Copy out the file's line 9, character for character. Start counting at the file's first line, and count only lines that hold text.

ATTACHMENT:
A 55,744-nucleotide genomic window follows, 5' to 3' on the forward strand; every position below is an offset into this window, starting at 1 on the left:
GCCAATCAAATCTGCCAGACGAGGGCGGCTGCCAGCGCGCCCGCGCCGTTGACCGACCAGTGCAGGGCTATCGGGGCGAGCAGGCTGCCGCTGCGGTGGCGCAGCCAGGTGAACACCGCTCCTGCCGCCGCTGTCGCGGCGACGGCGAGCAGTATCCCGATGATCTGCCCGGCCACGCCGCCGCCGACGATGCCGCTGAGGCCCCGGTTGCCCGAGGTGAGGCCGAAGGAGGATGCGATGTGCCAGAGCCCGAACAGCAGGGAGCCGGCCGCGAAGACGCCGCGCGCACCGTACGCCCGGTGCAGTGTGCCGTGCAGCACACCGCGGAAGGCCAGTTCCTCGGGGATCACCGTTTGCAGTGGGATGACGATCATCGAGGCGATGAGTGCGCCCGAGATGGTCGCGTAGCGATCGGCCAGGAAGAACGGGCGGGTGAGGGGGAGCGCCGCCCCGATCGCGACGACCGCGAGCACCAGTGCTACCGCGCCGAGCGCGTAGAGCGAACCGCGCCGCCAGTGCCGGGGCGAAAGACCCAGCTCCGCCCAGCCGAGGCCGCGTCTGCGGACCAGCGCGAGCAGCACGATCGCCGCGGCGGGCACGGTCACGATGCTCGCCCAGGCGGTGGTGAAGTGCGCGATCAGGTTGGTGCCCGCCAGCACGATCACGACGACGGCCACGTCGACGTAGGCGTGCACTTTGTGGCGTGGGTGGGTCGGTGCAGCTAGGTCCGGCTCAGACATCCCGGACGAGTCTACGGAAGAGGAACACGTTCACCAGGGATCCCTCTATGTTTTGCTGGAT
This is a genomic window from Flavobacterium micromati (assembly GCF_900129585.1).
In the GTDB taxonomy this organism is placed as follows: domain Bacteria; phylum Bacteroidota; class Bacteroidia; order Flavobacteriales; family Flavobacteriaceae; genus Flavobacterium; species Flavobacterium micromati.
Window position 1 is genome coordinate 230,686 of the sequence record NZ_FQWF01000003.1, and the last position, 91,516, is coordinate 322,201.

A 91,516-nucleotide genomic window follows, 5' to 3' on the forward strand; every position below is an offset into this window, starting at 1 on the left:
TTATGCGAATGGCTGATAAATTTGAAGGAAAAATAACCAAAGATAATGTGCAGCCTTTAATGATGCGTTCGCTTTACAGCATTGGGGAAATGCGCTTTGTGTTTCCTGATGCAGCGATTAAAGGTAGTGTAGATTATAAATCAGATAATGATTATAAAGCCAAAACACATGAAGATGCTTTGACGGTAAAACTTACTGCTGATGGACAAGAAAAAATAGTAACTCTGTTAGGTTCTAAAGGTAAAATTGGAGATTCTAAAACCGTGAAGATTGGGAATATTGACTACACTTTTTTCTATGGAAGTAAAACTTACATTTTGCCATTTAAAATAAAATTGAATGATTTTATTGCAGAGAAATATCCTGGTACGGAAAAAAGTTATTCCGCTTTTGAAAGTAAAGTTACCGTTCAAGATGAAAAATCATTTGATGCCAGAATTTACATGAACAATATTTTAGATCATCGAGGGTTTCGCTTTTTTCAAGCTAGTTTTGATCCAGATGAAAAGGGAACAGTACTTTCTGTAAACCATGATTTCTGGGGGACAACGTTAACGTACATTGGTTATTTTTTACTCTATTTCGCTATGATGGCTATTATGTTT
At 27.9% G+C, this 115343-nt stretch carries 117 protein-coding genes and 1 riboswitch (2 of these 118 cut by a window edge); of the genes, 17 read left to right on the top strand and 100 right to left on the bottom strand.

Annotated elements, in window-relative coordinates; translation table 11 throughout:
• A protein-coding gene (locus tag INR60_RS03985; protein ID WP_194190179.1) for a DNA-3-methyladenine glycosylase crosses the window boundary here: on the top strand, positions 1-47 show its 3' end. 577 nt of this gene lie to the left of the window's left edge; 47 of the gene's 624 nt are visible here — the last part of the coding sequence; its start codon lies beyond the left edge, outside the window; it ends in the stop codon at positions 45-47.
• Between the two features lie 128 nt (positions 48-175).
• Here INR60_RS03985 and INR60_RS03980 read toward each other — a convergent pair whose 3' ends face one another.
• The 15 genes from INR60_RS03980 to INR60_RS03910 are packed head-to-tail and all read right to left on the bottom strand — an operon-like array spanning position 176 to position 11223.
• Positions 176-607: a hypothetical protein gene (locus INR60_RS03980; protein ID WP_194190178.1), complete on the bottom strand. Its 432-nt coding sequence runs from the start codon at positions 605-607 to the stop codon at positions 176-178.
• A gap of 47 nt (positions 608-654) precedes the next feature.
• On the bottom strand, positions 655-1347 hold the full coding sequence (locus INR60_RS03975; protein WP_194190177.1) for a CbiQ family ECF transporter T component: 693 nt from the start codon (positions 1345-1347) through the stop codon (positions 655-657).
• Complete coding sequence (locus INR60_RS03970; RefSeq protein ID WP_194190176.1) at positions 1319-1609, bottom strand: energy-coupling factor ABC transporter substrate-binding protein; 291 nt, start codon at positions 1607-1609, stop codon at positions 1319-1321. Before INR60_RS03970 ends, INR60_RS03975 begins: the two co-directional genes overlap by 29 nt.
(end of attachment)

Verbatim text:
Annotated elements, in window-relative coordinates; translation table 11 throughout: